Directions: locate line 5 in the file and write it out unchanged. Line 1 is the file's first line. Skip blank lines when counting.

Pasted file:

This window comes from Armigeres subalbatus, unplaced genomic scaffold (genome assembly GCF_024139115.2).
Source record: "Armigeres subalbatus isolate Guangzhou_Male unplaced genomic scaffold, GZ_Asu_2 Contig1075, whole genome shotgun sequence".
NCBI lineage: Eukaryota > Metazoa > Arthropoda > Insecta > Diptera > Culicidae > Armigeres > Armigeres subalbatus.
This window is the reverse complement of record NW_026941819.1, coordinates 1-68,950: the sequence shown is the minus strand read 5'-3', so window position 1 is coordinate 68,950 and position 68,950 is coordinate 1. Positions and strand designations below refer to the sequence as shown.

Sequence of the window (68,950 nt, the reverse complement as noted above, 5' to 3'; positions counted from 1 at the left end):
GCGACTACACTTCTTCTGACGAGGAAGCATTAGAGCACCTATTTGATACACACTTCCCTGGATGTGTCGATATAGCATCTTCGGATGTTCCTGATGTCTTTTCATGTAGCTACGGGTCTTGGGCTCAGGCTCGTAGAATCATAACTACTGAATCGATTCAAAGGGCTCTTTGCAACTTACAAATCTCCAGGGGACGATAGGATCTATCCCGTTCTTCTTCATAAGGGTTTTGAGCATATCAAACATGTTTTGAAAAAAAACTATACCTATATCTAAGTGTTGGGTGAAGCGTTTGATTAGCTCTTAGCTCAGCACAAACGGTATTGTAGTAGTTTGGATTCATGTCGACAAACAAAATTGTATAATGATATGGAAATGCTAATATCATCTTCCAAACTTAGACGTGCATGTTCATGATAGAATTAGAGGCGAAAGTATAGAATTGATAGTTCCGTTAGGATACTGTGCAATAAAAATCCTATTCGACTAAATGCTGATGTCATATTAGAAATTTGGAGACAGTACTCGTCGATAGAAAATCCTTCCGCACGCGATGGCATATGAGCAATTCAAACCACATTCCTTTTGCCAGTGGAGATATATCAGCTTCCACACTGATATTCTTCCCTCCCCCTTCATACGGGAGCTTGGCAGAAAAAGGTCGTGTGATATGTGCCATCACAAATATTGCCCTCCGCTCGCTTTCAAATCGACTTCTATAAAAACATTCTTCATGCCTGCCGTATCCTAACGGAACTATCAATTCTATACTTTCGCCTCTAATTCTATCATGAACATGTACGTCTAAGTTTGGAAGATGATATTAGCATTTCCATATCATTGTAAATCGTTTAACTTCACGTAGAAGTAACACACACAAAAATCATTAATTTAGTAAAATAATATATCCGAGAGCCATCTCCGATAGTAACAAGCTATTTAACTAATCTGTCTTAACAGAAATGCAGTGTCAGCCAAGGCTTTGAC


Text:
Sequence of the window (68,950 nt, the reverse complement as noted above, 5' to 3'; positions counted from 1 at the left end):